So how does the Biden administration expect to pay for rising deficits and debt? Neo-Keynesian economists say that deficits don’t matter and the Federal Reserve can monetize the excess of spending. This begs two questions: If deficits don’t matter, why raise taxes massively and why not cut taxes instead?
The most dangerous part of this budget is that all this spending delivers no real improvement over the average trend of growth and employment while ballooning the mandatory spending side of the budget, making it impossible for future administrations to balance the budget.
Mandatory outlays rise by $1.2 trillion between 2021 and 2031, which shows that no revenue measure now or in the future can eliminate the deficit or cut the debt. No realistic estimate of economic growth or improved tax revenue estimate can offset an increase of $14.5 trillion in debt in 10 years. As mandatory spending increases, the likelihood of improving the fiscal challenges of the U.S. economy slides away. One small recession in the next 10 years and the debt will rise even faster, way above 120 percent of GDP.
The CBO and Biden administration projections show tax revenues rising every year in every category, and we all know this is simply impossible looking at the history of the past five decades. Even with the CBO or Biden administration estimates, there’s one clear conclusion: The U.S. deficit problem is a spending problem. No realistic revenue measure will balance the budget.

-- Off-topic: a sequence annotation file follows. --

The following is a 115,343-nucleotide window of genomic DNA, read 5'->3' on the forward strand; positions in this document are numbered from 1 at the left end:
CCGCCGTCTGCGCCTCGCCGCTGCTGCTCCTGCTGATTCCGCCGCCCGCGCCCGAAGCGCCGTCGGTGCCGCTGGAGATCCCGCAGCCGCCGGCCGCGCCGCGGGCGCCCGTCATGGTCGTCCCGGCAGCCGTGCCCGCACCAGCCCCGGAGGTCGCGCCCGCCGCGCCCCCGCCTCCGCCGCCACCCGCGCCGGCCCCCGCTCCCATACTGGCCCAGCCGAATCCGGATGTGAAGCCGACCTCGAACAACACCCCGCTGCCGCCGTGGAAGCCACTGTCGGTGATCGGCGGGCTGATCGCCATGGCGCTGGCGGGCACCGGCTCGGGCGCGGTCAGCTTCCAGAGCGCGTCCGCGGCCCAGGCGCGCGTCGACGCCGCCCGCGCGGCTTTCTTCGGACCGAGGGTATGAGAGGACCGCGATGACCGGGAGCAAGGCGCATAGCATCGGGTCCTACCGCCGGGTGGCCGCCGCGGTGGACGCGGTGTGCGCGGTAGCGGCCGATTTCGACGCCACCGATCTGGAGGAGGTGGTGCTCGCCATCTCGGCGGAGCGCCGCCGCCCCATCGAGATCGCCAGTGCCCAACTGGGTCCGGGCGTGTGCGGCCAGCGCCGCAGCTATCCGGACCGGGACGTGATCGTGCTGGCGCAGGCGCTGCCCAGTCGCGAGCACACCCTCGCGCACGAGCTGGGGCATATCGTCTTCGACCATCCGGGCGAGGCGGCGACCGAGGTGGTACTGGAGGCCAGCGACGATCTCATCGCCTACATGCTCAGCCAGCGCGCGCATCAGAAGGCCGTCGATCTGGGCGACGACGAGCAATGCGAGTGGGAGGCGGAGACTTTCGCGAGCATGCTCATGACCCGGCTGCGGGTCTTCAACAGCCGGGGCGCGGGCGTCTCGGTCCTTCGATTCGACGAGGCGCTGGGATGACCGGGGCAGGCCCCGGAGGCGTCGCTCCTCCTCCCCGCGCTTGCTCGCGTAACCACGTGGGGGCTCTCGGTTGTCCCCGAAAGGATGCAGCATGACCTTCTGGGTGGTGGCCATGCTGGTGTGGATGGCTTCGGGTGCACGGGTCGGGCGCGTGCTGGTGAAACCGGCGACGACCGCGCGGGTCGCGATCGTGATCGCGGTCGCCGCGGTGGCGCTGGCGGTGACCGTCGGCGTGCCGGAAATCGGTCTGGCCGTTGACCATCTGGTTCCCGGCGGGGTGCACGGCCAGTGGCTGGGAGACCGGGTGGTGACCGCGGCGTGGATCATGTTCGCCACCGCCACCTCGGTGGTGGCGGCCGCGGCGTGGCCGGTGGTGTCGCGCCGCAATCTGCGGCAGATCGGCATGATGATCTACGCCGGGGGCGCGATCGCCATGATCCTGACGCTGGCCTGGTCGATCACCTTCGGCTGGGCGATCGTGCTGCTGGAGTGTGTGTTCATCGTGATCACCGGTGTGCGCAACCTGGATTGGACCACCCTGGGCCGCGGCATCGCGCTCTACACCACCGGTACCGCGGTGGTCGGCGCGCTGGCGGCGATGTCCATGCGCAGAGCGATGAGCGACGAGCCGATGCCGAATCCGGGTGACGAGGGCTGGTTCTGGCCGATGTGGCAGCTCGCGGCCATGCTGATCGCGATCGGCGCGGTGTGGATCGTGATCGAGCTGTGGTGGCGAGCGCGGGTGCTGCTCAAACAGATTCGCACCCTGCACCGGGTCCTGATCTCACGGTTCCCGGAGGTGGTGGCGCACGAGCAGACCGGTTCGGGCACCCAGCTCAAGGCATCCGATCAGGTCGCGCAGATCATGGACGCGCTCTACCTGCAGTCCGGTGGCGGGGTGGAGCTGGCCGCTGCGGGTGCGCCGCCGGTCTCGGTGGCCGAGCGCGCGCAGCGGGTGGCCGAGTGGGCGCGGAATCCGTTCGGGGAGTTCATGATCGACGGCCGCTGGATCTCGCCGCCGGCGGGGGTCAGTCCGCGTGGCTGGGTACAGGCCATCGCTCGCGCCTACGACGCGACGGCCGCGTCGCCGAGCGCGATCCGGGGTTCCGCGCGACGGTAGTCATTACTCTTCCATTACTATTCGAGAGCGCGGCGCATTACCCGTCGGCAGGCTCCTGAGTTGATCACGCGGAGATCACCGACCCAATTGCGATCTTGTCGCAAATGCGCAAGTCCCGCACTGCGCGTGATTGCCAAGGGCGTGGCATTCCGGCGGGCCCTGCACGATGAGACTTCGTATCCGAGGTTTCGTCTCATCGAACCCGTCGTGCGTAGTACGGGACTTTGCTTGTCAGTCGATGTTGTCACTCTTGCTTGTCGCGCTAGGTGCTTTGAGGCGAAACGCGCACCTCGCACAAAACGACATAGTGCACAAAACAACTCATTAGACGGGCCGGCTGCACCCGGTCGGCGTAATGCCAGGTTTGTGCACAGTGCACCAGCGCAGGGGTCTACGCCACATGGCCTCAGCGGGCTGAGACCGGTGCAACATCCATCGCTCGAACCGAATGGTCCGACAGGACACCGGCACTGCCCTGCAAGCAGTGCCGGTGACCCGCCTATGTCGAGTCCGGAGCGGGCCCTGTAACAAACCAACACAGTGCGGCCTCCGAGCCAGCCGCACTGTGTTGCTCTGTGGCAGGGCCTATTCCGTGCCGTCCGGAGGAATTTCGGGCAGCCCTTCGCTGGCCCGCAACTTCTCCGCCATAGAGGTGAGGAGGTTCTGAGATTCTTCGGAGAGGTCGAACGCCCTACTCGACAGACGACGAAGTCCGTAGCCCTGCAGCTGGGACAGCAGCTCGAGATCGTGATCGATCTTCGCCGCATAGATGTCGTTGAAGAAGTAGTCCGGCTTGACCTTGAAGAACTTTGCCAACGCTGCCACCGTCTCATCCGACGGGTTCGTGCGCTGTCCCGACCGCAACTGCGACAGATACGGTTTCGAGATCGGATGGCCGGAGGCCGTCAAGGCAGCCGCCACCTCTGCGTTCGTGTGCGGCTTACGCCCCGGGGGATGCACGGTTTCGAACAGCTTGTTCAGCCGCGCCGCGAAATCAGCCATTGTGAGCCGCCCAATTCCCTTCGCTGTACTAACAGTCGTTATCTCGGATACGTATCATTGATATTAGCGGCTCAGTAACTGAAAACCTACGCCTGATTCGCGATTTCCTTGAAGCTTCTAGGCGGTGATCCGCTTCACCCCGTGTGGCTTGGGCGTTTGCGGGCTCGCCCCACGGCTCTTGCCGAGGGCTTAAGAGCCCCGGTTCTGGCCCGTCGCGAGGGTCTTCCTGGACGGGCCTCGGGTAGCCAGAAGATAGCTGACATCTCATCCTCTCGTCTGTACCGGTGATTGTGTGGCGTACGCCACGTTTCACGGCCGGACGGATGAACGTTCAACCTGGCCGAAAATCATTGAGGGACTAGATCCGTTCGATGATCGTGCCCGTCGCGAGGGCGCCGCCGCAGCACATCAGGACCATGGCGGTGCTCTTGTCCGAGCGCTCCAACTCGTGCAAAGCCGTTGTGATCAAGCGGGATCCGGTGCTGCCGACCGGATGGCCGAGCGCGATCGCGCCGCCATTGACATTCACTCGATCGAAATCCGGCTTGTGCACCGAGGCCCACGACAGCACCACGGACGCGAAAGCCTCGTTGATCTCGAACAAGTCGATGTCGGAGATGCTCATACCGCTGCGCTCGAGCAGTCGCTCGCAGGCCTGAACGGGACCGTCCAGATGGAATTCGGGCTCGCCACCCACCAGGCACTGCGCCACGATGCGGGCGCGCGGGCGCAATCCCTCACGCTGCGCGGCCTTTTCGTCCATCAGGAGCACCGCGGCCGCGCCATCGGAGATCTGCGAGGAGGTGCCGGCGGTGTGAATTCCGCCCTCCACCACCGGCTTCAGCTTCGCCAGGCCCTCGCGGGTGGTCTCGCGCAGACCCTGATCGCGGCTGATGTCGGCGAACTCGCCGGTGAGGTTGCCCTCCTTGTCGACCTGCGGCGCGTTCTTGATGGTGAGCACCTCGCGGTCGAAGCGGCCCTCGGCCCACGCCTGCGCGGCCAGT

The question is, what inflation are they going to generate to dissolve this debt? This is the biggest risk of the Biden budget. The Biden administration is clearly aiming at a massive increase in consumer prices to soften the debt blow in real terms, and this means lower real wage growth, weaker purchasing power of salaries, and, more importantly, destruction of savings and the purchasing power of the U.S. dollar.
Many economists point to the European Union showing that many countries have levels of debt that are higher than 116 percent of GDP. True. They also show weaker growth, poorer employment rates, and subdued productivity growth. There’s also a lesson there. France, a country that has constantly raised taxes to allegedly finance high government spending, hasn’t had a balanced budget since the late 1970s, and their economy has been in stagnation for decades. Unemployment, even in growth periods, is much higher than in the United States.
When you copy the European Union, you also should know you will get European Union-style lack of growth and job creation.
The Biden budget plan, in its own estimates, doesn’t deliver higher growth or better employment levels. Reality will likely show that the results will be even poorer.
Daniel Lacalle, Ph.D., is chief economist at hedge fund Tressis and author of “Freedom or Equality,” “Escape from the Central Bank Trap,” and “Life in the Financial Markets.”
Views expressed in this article are the opinions of the author and do not necessarily reflect the views of The Epoch Times.